RIT conference examines international migration

Thinking, framing and theorizing mass mobility in a globalized age

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Barber B. Conable

Thousands of people have been fleeing war-torn Syria in recent months, but is that migration a crisis?

The fifth annual Conable Conference in International and Global Studies, March 31 and April 1 at Rochester Institute of Technology, will explore what it means to frame human migration with sensational terminology such as “crisis.”

“Crisis language ushers in hasty responses, stimulates fraught political rhetoric and resonates with persistent national and international political, economic, social, cultural and religious tensions,” said Benjamin Lawrance, RIT’s Hon. Barber B. Conable Jr. Endowed Chair in International Studies. “But crisis language also mobilizes diverse resources, garners journalist and public attention and instantiates emotional, moral and ethical engagement.”

Topics at the conference include human rights rhetoric, migrant mobility, public responses to human mobility, history of mass mobility, border securitization and human trafficking syndicates.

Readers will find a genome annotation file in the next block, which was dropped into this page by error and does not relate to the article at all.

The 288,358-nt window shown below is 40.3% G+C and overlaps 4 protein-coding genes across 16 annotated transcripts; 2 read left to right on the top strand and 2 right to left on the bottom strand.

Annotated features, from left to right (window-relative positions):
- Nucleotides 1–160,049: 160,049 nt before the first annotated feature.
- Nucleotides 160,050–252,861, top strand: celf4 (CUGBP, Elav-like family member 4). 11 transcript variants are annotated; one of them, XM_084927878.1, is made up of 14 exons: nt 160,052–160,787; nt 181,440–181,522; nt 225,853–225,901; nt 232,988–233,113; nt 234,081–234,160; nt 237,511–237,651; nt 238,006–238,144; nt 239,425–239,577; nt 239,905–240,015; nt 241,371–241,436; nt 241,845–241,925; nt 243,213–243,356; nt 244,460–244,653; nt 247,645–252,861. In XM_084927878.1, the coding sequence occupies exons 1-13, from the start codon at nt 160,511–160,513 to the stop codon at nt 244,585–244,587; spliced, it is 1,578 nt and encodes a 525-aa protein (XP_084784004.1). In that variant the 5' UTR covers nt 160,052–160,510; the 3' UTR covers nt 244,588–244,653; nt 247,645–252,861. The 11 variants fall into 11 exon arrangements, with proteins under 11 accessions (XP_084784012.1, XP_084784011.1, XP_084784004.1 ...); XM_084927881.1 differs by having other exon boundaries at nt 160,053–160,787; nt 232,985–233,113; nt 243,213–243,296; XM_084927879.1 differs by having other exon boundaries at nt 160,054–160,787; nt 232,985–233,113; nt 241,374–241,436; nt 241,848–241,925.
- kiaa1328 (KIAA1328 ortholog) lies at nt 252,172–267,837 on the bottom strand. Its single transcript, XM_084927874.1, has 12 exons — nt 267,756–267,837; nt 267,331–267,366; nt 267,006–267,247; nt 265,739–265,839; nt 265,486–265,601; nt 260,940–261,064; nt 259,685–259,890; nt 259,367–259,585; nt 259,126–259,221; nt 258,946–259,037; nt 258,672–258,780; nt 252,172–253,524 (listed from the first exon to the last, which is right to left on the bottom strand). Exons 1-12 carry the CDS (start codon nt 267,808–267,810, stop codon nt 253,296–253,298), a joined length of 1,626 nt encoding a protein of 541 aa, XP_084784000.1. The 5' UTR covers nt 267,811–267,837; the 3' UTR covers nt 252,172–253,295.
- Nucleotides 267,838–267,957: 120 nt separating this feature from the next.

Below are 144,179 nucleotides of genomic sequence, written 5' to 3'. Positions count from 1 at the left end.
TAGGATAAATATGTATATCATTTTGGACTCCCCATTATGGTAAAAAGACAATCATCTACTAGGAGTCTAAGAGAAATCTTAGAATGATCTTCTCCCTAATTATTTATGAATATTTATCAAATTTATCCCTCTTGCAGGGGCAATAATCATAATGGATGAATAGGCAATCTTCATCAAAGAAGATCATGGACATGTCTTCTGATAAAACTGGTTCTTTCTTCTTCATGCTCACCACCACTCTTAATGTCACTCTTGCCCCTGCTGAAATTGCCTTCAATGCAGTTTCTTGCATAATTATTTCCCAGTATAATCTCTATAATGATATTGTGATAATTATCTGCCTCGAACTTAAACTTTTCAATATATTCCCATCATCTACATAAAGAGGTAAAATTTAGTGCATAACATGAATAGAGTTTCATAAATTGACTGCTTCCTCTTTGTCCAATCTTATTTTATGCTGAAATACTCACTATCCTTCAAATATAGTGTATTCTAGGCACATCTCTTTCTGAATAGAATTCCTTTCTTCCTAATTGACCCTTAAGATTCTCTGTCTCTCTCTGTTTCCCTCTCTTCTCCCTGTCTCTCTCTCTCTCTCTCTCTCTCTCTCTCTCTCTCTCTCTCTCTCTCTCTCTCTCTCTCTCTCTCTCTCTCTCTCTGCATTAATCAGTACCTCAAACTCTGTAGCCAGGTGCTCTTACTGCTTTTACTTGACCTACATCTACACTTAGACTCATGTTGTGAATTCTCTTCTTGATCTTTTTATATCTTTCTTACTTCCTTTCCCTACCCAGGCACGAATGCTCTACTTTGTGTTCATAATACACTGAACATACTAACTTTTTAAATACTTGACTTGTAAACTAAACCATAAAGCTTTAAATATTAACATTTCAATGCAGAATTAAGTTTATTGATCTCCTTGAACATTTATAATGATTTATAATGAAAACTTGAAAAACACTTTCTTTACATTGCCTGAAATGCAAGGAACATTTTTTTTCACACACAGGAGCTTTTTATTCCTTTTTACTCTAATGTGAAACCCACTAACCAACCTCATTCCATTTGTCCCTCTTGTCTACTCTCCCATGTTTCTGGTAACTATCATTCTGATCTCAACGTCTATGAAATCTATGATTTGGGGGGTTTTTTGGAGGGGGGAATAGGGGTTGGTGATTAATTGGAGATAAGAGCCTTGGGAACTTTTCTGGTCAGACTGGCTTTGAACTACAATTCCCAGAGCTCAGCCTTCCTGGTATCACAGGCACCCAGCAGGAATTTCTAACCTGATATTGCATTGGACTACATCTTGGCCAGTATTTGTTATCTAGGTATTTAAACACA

Keynote speakers are Audie Klotz, a professor of political science at the Maxwell School of Citizenship and Public Affairs at Syracuse University, and Idil Atak, an assistant professor of criminology at Ryerson University in Toronto and president of the Canadian Association for Refugee and Forced Migration Studies.

The conference is free to RIT students, faculty and staff; $30 for others.

The conference is named for Barber B. Conable, a former state senator, 20-year U.S. representative and president of the World Bank. He died in 2003. An endowed chair in his name was formed at RIT with a donation from the Starr Foundation. It began in 2004 to help ensure his principled and innovative leadership in the national and international arenas will be preserved for all time.

For more information or to register, visit the conference website.